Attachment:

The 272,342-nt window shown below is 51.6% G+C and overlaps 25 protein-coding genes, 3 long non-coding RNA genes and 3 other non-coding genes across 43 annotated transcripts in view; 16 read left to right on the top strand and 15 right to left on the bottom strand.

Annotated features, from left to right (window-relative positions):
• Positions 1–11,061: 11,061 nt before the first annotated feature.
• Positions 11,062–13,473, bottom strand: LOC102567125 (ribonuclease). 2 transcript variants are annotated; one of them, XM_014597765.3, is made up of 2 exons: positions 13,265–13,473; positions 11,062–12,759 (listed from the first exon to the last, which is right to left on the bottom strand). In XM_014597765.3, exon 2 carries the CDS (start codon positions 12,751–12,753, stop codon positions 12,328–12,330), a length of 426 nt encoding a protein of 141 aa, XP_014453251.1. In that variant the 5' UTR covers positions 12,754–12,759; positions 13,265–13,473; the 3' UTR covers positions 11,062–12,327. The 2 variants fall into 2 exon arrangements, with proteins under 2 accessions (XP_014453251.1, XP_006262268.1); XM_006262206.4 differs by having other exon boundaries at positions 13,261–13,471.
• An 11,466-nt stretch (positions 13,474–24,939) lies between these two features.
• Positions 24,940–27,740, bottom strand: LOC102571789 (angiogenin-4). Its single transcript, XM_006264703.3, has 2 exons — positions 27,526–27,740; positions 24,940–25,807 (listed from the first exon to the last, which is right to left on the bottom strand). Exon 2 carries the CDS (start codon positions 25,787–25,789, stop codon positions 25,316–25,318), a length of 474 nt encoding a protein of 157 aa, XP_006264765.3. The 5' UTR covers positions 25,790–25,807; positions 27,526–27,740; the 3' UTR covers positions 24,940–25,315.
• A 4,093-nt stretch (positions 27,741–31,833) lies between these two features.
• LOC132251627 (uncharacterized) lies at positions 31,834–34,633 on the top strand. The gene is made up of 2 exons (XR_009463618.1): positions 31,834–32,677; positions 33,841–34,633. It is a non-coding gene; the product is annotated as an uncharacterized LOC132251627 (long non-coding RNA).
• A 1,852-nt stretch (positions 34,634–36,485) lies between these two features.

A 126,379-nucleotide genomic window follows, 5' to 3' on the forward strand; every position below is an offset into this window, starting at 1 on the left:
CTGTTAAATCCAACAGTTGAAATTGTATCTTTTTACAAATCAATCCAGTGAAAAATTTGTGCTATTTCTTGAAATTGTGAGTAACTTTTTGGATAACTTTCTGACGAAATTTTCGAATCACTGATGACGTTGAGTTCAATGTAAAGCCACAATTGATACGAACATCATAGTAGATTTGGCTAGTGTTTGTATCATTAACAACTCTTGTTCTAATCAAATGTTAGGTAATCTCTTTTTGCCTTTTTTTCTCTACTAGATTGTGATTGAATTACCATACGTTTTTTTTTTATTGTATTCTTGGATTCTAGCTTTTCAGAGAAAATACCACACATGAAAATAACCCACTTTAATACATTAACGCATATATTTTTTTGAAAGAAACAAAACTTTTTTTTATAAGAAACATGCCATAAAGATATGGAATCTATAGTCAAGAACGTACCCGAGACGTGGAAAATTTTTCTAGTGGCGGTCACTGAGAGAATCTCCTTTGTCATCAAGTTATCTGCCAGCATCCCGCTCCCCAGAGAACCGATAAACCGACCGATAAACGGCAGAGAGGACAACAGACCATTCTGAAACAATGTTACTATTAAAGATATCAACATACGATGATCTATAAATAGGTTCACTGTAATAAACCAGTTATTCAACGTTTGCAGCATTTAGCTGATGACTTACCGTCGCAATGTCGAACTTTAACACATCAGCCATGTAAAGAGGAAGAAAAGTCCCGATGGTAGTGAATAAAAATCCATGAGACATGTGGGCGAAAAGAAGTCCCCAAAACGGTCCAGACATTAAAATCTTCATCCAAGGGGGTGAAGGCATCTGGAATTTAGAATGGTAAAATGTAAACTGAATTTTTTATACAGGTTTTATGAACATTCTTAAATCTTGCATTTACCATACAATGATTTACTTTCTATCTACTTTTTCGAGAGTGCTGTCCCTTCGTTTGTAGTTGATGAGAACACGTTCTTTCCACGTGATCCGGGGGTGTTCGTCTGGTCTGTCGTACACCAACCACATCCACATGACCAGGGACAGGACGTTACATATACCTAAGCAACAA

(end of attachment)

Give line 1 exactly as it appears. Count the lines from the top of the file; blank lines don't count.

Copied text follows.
The 272,342-nt window shown below is 51.6% G+C and overlaps 25 protein-coding genes, 3 long non-coding RNA genes and 3 other non-coding genes across 43 annotated transcripts in view; 16 read left to right on the top strand and 15 right to left on the bottom strand.